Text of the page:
```

We are now ready to construct a forward problem from `odeprob`

and `observable`

:

`forward_prob = SimulatorForwardProblem(odeprob, observable)`

which can then be solved normally using the `solve`

or `init`

interface from SciML:

```
forward_sol = solve(forward_prob, ode_solver);
y_pred = get_observable(forward_sol, :y)
```

```
╭────────────────────────────────╮
│ 50-element DimArray{Float64,1} │
├────────────────────────────────┴────────────────────────── dims ┐
↓ Ti Sampled{Float64} 0.1:0.2:9.9 ForwardOrdered Regular Points
└─────────────────────────────────────────────────────────────────┘
0.1 0.991057
0.3 0.961815
0.5 0.924101
0.7 0.887867
⋮
9.5 0.152753
9.7 0.146763
9.9 0.141009
```

For the purposes of demonstration, we construct artificial noisy observations from this forward solution:

```
true_obs = get_observable(forward_sol, :y)
noisy_obs = true_obs .+ 0.05*randn(rng, n_obs);
```

The next step is defining a `SimulatorInferenceProblem`

. We first define priors using Distributions.jl:

```
model_prior = prior(α=Beta(2,2));
noise_scale_prior = prior(σ=Exponential(0.1));
```

then we assign a likelihood:

`lik = IsotropicGaussianLikelihood(observable, noisy_obs, noise_scale_prior);`

and finally construct the inference problem:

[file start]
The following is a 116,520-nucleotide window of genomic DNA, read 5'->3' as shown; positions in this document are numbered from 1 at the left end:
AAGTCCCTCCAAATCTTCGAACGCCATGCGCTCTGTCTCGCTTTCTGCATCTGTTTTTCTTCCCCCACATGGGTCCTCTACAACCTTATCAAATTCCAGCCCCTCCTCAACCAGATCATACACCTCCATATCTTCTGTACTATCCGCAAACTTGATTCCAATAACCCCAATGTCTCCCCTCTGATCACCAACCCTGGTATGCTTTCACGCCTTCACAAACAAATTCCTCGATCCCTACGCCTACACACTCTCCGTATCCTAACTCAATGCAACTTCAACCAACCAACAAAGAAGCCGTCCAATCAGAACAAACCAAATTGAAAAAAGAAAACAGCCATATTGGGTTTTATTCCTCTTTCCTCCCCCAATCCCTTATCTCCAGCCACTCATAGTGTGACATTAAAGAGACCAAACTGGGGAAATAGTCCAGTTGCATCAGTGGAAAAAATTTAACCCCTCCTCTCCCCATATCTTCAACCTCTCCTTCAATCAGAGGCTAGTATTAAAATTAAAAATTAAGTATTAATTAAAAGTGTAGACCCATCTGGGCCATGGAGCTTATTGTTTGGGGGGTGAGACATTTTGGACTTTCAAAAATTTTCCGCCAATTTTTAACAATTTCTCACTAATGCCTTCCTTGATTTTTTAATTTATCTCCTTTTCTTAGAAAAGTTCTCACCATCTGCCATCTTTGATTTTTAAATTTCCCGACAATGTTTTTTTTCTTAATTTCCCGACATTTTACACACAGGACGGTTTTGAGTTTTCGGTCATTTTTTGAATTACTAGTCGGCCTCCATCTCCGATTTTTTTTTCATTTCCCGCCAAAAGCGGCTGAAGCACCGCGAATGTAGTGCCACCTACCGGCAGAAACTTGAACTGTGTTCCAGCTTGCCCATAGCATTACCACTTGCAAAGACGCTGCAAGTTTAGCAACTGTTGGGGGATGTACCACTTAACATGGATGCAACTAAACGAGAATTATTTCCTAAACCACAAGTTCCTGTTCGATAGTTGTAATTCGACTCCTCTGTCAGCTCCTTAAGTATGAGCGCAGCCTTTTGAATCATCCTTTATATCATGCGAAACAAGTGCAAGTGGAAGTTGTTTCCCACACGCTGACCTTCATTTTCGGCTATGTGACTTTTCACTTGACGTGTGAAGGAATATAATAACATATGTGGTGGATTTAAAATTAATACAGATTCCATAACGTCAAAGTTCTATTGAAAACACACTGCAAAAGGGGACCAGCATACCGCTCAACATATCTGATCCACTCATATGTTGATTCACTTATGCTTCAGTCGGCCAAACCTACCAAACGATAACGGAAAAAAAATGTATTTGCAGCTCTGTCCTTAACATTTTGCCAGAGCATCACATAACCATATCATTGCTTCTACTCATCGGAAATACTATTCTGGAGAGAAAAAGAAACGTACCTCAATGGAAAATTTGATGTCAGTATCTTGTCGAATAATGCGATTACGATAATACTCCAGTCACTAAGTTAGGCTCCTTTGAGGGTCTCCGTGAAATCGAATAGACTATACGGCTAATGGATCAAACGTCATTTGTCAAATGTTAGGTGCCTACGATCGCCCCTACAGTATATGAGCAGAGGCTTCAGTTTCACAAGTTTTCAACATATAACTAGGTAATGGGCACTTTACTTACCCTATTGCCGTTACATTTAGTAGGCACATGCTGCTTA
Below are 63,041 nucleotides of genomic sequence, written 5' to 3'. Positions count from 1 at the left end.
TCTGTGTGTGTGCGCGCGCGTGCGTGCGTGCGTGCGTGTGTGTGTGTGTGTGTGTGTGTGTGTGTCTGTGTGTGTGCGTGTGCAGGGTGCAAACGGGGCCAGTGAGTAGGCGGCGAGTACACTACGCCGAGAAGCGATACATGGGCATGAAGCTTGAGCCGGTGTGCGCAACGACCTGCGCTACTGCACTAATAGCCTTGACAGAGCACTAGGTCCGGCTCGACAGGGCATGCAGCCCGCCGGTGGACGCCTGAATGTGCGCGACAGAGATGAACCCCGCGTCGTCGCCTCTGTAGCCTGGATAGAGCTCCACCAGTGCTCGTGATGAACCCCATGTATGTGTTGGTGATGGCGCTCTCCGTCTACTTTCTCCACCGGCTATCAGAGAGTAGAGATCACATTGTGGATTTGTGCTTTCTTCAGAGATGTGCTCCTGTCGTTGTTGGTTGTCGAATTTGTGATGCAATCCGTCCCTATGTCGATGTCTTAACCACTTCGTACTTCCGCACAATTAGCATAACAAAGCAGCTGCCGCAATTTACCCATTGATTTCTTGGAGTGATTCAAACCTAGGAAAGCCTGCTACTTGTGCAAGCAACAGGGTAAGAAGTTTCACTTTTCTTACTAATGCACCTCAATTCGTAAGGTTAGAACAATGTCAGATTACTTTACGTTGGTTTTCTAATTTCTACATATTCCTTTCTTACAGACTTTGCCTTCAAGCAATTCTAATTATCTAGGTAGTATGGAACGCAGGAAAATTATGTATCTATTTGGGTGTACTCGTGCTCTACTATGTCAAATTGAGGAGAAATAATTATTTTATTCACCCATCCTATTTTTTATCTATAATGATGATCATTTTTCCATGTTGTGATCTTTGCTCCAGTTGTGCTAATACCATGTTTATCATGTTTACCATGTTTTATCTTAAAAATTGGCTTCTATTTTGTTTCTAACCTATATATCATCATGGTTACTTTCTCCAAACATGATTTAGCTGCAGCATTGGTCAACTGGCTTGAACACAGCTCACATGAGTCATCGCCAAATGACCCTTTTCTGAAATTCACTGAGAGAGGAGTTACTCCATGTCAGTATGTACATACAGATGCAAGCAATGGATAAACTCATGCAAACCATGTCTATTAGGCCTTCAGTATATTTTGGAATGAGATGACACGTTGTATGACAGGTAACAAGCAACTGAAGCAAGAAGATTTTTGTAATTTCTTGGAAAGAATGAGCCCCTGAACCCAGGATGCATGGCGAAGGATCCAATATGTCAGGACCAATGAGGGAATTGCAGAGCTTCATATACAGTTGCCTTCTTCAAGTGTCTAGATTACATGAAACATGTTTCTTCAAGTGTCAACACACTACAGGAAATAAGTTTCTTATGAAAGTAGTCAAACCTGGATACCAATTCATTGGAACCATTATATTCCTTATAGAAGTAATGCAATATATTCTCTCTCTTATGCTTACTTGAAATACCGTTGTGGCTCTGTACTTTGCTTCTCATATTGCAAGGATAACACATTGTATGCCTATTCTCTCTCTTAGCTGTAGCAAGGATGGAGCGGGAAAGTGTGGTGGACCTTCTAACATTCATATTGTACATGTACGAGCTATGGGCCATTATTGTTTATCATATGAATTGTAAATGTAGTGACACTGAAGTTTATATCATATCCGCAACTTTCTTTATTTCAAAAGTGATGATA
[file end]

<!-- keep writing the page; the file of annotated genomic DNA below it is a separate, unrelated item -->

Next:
`inference_prob = SimulatorInferenceProblem(forward_prob, ode_solver, model_prior, lik);`

We can solve the inference problem with one of the simplest methods, *ensemble importance sampling*:

```
const rng = Random.MersenneTwister(1234);
enis_sol = solve(inference_prob, EnIS(), ensemble_size=128, rng=rng);
# note that for EnIS, the primary output of inference is the importance weights, and the ensemble reflects only draws from the prior.
importance_weights = get_weights(enis_sol);
prior_ens = get_transformed_ensemble(enis_sol);
```

Note that all ensemble algorithms default to using the `EnsembleThreads`

parallelization strategy. We could also use `EnsembleDistributed`

or `EnsembleSerial`

like so:

`enis_sol = solve(inference_prob, EnIS(), EnsembleDistributed(), ensemble_size=128, rng=rng);`

To apply a different inference algorithm, such as EKS, we need only change the inference solver!

`eks_sol = solve(inference_prob, EKS(), ensemble_size=128, rng=rng);`

If the `PythonCall`

package is installed, we can also use one of the sequential neural density estimator methods from sbi:

```
# this defaults to the SNPE-C method, but this can be changed in the PySNE arguments.
snpe_sol = solve(inference_prob, PySNE(), num_simulations=1000, rng=rng);
# we can also re-use simulations from before instead of generating new ones:
simdata = SimulationBasedInference.sample_ensemble_predictive(enis_sol);
snpe_sol = solve(inference_prob, PySNE(), simdata, rng=rng);
```